The $6 Billion Class Action Suit Over NFL’s Sunday Ticket Will Head to Trial Next Month





The NFL, fresh off of celebrating the most live-streamed event in U.S. history, will soon be wrestling with a trial over how it handles its Sunday Ticket package in a class-action lawsuit worth more than $6 billion.

The NFL had sought a summary judgment to head of going to court, but Judge Philip S. Gutierrez of the U.S. District Court for the Central District of California denied the motion, and will now face a trial over antitrust claims starting February 22, Bloomberg Law and others reported.

The crux of the case is the claim that NFL’s Sunday Ticket is anticompetitive because the league forced fans to purchase a single package covering all out-of-market games, rather than let them make deals with teams individually. Essentially for fans, it may paying for every game, or no games. The plaintiffs argued this deal meant people had to pay more than they needed to get the select games they wanted.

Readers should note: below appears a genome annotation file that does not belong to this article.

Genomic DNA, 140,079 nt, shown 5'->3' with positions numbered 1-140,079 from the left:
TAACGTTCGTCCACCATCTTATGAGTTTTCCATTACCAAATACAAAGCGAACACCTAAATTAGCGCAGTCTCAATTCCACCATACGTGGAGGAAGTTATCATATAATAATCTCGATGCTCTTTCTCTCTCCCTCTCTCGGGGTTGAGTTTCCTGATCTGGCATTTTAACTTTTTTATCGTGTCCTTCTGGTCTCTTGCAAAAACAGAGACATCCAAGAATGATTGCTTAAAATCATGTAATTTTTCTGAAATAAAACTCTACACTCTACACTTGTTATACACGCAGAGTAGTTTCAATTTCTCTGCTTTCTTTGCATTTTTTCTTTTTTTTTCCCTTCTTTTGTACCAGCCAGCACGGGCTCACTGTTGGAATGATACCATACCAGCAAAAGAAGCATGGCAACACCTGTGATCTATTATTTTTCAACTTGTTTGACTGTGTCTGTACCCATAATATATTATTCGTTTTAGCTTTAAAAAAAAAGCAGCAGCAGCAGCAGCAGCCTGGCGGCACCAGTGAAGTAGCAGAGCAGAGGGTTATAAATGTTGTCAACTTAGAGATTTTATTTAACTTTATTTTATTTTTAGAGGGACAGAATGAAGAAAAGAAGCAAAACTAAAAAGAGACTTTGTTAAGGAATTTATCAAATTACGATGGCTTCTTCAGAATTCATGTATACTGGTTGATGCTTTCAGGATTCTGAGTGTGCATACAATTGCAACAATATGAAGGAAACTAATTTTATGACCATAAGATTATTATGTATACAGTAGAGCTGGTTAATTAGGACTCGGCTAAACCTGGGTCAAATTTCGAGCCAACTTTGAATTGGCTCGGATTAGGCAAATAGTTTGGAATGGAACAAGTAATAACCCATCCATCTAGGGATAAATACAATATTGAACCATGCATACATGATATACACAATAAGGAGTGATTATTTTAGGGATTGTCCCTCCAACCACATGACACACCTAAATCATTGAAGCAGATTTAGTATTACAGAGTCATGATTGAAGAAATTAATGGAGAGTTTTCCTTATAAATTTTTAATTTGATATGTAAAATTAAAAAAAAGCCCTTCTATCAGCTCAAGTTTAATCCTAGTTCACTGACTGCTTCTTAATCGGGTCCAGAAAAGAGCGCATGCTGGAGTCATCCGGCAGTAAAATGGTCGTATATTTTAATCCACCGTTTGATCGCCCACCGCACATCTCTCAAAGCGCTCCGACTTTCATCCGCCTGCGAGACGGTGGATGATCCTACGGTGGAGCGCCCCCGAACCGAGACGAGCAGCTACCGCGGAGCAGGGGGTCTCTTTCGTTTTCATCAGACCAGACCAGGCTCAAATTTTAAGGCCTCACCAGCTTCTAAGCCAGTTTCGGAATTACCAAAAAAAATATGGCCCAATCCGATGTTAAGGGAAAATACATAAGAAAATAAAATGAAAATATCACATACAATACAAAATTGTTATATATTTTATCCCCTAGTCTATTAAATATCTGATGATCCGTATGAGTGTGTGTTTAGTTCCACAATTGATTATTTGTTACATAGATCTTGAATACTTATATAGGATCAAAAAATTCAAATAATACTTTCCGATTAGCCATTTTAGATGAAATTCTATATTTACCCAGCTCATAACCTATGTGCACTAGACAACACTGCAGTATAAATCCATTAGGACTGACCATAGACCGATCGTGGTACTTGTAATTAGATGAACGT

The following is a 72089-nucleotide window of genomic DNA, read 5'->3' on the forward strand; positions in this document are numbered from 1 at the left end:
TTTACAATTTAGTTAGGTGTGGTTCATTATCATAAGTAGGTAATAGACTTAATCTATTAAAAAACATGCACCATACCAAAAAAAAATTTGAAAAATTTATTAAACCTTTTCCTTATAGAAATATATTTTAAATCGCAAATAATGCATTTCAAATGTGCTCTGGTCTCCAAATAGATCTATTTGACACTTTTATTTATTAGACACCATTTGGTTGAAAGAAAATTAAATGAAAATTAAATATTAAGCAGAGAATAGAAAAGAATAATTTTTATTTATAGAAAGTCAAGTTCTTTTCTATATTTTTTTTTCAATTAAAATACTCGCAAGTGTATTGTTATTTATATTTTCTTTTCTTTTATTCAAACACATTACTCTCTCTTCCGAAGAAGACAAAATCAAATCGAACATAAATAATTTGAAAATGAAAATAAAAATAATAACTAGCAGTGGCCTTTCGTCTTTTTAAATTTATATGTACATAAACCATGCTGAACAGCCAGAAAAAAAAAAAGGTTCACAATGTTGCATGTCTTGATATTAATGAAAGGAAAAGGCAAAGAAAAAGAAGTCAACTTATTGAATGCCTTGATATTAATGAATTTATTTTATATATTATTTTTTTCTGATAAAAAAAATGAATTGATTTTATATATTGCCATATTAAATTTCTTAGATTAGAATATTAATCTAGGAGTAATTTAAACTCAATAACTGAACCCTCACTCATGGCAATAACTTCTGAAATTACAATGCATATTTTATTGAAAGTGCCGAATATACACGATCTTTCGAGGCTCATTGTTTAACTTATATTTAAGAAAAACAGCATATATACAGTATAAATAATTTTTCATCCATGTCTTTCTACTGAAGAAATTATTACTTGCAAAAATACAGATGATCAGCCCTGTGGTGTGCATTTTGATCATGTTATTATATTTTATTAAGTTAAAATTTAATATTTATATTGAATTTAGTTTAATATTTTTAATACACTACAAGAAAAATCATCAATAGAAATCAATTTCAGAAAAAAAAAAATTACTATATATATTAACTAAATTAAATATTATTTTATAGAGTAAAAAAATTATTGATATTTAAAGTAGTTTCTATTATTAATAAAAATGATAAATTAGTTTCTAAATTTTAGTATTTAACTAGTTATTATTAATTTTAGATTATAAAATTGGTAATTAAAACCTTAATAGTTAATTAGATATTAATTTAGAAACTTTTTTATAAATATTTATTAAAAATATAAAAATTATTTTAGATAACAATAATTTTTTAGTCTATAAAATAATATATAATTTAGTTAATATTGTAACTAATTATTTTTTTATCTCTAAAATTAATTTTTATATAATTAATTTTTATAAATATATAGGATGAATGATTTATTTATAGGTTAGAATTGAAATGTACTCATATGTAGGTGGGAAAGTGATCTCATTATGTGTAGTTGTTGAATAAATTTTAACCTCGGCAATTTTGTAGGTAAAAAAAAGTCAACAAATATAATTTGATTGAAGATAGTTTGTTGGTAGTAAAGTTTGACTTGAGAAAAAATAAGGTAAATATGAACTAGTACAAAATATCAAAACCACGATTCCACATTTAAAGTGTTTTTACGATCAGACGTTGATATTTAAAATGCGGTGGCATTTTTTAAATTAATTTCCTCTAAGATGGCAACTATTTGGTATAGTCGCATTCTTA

The lawsuit was initially filed in 2015 by a San Francisco pub named The Mucky Duck and after years of back-and-forth, was granted class-action status last February and includes more than 2.4 million people and 48,000 commercial businesses. (You can read more about it here.)

Gutierrez noted that the plaintiffs had provided enough evidence to show a deal between the NFL and its various teams that created the exclusive rights. His justification is that without a deal, those teams could have gone out and struck their own deals. As a result, there was enough reason to go forward with the trial.

Initially, the suit targeted NFL and DIRECTV, which long offered the Sunday Ticket package on its service. But DIRECTV isn’t listed as a defendant, and no longer offers the package. Google’s YouTube, which also isn’t mentioned in the complaint, now offers Sunday Ticket on its streaming service.

A spokesman for the NFL declined to comment on the judge’s decision.

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